Removal of Children in Massachusetts Divorce

Divorce can have a consequential impact on the children of separated parents. For that reason, courts involved in Massachusetts divorce cases take extreme caution in rulings that involve children. Their health and welfare are often the most critical issues in divorce proceedings.

One of the sensitive aspects of Massachusetts divorce is when one parent decides to move out of the Commonwealth and expresses the desire to take their child with them. The impact of this possibility is far-reaching and potentially severe for all parties involved. This is what we call the removal of children in Massachusetts.

If the parents cannot reach an agreement over this move, the dispute is heard in court. The matter at hand is to determine whether the petitioning parent stands to gain a true, tangible benefit from leaving Massachusetts — and whether the relocation will be positive for their child, as well.

In this article, we examine the removal request process and the way that courts evaluate whether relocation is in the parties’ best interests.

Removal Statute

Massachusetts makes removing children from divorced parents from the Commonwealth a deliberate process. The wellbeing of the child is of utmost importance and it is the central point of all associated legal proceedings.

The Massachusetts removal statute, G.L. c.208 s.30, declares that a child born in the Commonwealth (or one that has lived 5 years or more in the Commonwealth) shouldn’t be removed without consent, if they’re of a suitable age to be able to provide it, unless both parents or the courts order otherwise.

With this statute in place, the court initiates a line of inquiry to determine which analysis standards will apply as they decide the outcome of the child removal petition.

Is the Child of Suitable Age to Consent?

The first consideration is whether the child is capable of expressing their consent to be removed from Massachusetts. Although the statute declares the child must be of a “suitable age,” there is not a current numerical standard for what defines this age.

If the child is deemed to not be of suitable age to consent, the inquiry continues.

Has the Court Been Shown Cause?

If the parents in a Massachusetts divorce cannot agree on the removal of the child, the parent requesting removal must demonstrate that the relocation is in the child’s best interests. The court must agree that cause has been shown in this regard before moving to the next step.

Is the Parent Requesting Removal the Primary Custodian?

Lastly, the court asks about the nature of the custodial agreement. If the parent requesting removal is the primary custodian — meaning the child lives with them and only visits the home of the other parent — then the “real advantage” analysis can begin.

If the parents share custody of the child equally, the “real advantage” test does not proceed. Instead, the court considers the request for removal strictly in the best interests of the child, not those of the parents.

The Real Advantage Test

The real advantage test is colloquially known as the “Yannas test” in reference to the Massachusetts Supreme Judicial Court decision that established it, Yannas Vs. Frondistou-Yannas.

The underlying principle of the real advantage test is that a child’s wellbeing can be inextricably linked to that of the primary custodial parent. If the parent requesting removal can demonstrate a true benefit to moving out of the Commonwealth with their child, the court may approve the move.

Administration of the real advantage test occurs in sequence in two stages, often referred to as “prongs”:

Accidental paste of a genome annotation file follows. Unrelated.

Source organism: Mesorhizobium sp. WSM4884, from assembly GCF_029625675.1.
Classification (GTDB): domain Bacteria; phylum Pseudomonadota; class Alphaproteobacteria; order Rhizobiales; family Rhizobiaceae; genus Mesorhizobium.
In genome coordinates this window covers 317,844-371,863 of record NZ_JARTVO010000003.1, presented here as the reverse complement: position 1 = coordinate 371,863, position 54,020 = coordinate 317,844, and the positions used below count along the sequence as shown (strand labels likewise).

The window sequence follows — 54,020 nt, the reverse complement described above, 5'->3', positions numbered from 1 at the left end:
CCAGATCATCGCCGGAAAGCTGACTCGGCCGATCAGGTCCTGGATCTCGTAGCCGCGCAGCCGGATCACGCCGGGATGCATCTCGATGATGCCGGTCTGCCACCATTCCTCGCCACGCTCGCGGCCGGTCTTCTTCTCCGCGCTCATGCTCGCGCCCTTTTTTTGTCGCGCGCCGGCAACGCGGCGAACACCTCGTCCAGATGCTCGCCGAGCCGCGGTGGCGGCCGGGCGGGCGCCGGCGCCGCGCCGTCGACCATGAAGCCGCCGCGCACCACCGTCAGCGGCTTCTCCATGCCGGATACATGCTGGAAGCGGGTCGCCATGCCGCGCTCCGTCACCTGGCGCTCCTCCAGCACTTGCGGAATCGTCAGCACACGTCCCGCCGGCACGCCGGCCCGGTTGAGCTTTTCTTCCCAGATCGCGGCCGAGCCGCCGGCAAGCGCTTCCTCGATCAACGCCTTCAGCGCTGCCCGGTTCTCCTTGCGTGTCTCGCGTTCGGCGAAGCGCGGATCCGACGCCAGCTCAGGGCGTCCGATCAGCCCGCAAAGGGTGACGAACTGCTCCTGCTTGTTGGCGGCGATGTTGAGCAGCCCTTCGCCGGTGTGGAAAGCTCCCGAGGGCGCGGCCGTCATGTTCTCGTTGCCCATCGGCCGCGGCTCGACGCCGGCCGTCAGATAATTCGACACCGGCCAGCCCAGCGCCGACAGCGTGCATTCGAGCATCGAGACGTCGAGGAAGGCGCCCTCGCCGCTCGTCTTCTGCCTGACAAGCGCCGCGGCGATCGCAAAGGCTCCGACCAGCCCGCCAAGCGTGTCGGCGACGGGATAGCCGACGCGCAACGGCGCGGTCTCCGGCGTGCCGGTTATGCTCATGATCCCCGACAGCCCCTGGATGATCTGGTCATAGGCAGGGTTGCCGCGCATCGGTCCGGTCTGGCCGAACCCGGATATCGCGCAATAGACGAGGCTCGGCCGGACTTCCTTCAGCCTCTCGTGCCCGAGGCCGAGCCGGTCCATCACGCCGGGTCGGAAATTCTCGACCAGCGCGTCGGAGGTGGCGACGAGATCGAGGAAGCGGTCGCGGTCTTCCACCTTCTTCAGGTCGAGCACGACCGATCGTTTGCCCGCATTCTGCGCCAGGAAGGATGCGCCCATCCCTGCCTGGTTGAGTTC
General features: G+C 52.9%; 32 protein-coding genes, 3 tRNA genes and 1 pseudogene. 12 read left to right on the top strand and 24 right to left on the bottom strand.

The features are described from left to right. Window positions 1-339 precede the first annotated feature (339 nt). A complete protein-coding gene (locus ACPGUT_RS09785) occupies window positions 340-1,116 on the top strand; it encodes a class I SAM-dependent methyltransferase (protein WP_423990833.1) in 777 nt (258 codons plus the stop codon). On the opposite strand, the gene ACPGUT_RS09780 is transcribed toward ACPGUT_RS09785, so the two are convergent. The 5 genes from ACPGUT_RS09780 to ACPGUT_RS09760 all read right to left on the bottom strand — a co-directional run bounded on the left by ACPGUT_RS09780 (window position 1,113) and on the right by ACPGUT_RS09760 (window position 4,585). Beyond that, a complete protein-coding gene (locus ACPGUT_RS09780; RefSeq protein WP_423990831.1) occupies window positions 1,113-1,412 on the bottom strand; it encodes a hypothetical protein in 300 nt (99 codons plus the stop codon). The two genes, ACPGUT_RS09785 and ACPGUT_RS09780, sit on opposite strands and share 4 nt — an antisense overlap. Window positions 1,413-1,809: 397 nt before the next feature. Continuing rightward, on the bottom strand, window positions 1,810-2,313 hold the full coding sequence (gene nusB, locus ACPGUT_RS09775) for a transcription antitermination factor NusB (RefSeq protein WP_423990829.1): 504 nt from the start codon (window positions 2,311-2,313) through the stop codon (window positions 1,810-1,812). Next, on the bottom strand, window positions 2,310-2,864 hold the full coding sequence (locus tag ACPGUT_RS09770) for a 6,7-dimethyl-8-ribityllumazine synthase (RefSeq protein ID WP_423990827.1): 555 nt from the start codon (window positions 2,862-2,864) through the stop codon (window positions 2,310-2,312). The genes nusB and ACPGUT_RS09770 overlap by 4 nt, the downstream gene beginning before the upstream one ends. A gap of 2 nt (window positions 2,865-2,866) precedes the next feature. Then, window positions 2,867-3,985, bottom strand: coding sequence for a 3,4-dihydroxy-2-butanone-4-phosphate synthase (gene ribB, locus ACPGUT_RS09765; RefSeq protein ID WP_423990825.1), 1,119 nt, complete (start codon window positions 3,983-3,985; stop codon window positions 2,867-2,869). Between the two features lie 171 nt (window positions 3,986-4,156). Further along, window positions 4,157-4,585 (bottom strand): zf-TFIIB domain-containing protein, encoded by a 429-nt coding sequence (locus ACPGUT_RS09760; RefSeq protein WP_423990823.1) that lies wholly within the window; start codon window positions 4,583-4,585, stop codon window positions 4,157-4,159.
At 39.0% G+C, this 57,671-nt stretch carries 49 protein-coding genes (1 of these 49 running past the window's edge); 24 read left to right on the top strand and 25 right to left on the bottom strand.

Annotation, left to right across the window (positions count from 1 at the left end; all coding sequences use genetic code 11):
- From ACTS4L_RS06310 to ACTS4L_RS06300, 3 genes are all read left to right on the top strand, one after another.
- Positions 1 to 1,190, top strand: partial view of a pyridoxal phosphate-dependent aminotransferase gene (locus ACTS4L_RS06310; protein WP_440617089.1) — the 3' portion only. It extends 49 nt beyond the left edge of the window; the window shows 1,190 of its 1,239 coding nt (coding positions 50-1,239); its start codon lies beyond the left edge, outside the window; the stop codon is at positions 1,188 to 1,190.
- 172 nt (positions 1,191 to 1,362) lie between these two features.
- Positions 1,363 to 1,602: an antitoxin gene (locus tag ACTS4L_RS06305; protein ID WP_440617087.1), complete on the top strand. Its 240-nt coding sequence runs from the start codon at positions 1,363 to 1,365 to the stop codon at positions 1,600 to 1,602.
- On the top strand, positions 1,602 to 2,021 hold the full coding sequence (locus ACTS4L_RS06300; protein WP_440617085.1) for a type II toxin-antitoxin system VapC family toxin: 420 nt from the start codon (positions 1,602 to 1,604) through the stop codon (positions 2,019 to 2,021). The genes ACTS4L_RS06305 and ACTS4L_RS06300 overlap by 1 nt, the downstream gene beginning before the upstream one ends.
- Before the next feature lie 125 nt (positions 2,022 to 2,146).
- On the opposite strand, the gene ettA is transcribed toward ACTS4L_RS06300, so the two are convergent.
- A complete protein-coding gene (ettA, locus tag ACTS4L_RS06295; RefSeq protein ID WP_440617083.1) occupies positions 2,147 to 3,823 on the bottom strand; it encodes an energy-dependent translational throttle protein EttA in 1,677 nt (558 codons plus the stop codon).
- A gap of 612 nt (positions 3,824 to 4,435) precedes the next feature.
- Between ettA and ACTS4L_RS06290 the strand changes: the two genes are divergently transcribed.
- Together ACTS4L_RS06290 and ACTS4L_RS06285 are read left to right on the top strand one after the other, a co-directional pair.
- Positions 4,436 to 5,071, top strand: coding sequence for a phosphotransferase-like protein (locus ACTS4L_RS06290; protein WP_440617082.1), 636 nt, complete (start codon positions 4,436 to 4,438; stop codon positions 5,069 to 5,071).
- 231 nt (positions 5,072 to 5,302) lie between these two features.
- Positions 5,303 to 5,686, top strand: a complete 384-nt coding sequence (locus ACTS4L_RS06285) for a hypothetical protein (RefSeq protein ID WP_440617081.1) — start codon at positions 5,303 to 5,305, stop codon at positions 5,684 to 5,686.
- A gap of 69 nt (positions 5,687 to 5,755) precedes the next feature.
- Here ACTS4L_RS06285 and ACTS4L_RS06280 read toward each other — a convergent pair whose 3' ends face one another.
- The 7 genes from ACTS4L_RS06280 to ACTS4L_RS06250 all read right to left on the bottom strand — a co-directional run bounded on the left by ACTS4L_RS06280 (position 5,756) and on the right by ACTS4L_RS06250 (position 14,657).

• Will the primary parent gain a real advantage in the move?
  • Is the move in the child’s best interests?

Next, we’ll look at advantage.

Will the Primary Parent Gain Real Advantage By Moving?

The real advantage test determines whether the requesting parent’s life, career, financial status, or other interests will improve if they leave the Commonwealth. Courts recognize that the child’s quality of life stands a better chance if their primary parent is leading a satisfied and contented life. Conversely, the child’s life quality can be compromised if the parent they live with is unhappy or resentful.

So the key question that the real advantage test strives to answer is:  Will the move help the child as it helps the adult? Will the child’s physical, emotional, and developmental needs be better met if they depart Massachusetts with their primary parent? Or will they suffer setbacks from having a less regular relationship with the non-custodial parent?

The interests of the non-custodial parent must also be considered. They retain the right to a meaningful relationship with their child, even if they are separated by distance. The court will take this factor into account, as well. It is not a controlling factor — the court will not base their decision solely on the non-custodial parent’s interests alone. But they will weigh it alongside other factors in the case.

In making their removal request, the primary parent must have a valid, genuine cause for removing their child — what the Yannas case calls a “good, sincere reason.” If the central motive is simply to “punish” or deprive the secondary parent of a relationship with their child, that would not be sufficient cause. The court must consider whether that intention exists and rule accordingly.

Typical Reasons for Removal

Parents requesting removal in Massachusetts divorce cases offer various justifications for relocating with their child. Courts consider these factors to determine whether they satisfy the prerequisites for the first prong of the real advantage test.

Some of the most common incentives that arise in removal requests in Massachusetts divorce litigation include the following.

Financial Benefit

The petitioner may present cause showing that their financial security will improve if they're allowed to leave the Commonwealth with their child. This is often the strongest argument in favor of renewal, especially if the parent has lined up employment or income in another state.